The Great Tribulation

The resurrection is more powerful than the cross. Light is more powerful than darkness (John 1:9). Good is more powerful than evil, for Christ now reigns from on high. The legacy of the "second Adam," Jesus Christ, is more powerful in history than the legacy of the first Adam. Grace is more powerful than sin.

You believe this, don't you?

Why, then, should Christians believe that some great tribulation faces them in the future—a tribula­tion so great that nothing like it in history has ever occurred? 

The answer is: they shouldn't. Why not? Because the great tribulation is behind us. 

This book introduces readers to the theology of judgment: specifically, God's judgment sanctions against Israel. The sanctions were curses. God gave blessings to the church and cursings to rebellious Israel, which had crucified the Lord and publicly called God's judgment down on themselves: "Then answered all the people, and said, His blood be on us, and on our children" (Matthew 27:25). God's cursings on ancient Israel in A.D. 70 matched their crime, the crucifixion of Christ. This crime was the greatest (worst) in history; their punishment was also the greatest (worst) in history. To call anything else "the great tribulation" is to downplay the im­mensity of that generation's crime.

Jesus warned His people of a great tribulation to come in the very near future. In the chapter on the great tribulation in Matthew, Christ's words are recorded: "Verily I say unto you, This generation shall not pass, till all these things be fulfilled" (Matthew 24:34). We know from the parallel passage in Luke that the great trib­ulation would be the destruction of Jerusalem by an army, which turned out to be the Roman army:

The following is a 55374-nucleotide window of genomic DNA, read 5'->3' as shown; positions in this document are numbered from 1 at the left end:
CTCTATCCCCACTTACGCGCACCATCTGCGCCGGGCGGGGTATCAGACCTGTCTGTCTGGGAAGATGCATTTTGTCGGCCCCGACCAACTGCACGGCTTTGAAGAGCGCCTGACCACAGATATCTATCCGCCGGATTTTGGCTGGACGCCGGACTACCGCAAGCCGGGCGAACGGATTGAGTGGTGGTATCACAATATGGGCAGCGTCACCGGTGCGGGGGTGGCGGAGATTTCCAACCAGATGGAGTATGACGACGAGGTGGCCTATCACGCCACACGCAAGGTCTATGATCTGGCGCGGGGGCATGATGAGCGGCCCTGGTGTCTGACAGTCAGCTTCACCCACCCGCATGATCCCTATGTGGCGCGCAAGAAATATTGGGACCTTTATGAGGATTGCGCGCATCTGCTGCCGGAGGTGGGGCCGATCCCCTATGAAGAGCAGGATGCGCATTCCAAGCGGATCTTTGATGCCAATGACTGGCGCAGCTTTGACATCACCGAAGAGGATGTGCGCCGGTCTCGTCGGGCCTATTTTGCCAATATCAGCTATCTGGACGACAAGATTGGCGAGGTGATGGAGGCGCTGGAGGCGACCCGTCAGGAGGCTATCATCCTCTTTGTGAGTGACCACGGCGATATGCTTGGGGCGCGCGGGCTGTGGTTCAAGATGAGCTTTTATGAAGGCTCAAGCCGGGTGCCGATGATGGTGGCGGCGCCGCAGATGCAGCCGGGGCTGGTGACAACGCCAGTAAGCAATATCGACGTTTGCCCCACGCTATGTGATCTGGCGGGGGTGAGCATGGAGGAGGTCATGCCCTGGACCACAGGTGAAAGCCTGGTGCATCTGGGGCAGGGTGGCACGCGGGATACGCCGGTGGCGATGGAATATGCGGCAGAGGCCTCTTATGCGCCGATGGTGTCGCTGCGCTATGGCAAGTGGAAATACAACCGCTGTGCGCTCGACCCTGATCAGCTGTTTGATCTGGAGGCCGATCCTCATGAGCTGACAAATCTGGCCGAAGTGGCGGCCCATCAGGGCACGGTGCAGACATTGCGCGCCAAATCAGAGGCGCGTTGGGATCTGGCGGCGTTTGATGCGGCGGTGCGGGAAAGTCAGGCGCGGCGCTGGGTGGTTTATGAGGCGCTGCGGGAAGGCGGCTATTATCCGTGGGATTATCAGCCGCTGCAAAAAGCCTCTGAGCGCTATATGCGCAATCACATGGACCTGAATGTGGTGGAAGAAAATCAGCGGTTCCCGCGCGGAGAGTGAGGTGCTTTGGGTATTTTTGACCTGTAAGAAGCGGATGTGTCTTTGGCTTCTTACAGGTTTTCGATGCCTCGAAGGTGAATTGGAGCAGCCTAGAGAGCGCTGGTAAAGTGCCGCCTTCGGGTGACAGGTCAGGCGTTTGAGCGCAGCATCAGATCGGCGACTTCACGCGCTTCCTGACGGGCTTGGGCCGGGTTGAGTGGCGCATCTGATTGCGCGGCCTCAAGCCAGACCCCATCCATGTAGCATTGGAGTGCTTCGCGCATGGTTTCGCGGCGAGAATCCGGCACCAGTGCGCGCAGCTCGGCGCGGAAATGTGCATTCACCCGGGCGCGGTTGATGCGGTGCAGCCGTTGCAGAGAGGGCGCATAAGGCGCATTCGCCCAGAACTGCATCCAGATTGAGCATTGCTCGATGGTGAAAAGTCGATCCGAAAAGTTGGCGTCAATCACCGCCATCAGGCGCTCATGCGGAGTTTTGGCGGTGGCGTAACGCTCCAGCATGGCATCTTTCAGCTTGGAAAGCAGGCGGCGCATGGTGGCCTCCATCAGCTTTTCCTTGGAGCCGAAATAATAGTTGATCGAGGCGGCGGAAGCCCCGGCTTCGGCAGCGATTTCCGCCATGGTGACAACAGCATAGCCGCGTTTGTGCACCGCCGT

And when ye shall see Jerusalem com­passed with armies, then know that the desolation thereof draweth nigh. Then let them which are in Judea flee to the mountains; let them which are in the midst of it depart out; and let not them that are in the countries enter there­ into. For these be the days of vengeance, that all things which are written may be fulfilled (Luke 21:20-22).

David Chilton's magnificent commentary on the Book of Revelation is appropriately called The Days of Vengeance. This little book is a brief survey of those sections of Revelation that deal with the fall of Jerusalem in A.D. 70. 

David Chilton (1951-1997) was a beloved Reformed pastor, popular conference speaker, and bestselling author. Widely published in periodicals such as World Magazine, Tabletalk, and the Sacramento Union, his clear and cogent style and his wry sense of humor gained him an appreciative audience worldwide. His books include Days of Vengeance, Productive Christians in an Age of Guilt Manipulators, Paradise Restored, and Power in the Blood.

Specs: Paperback or PDF Download; 214 pages

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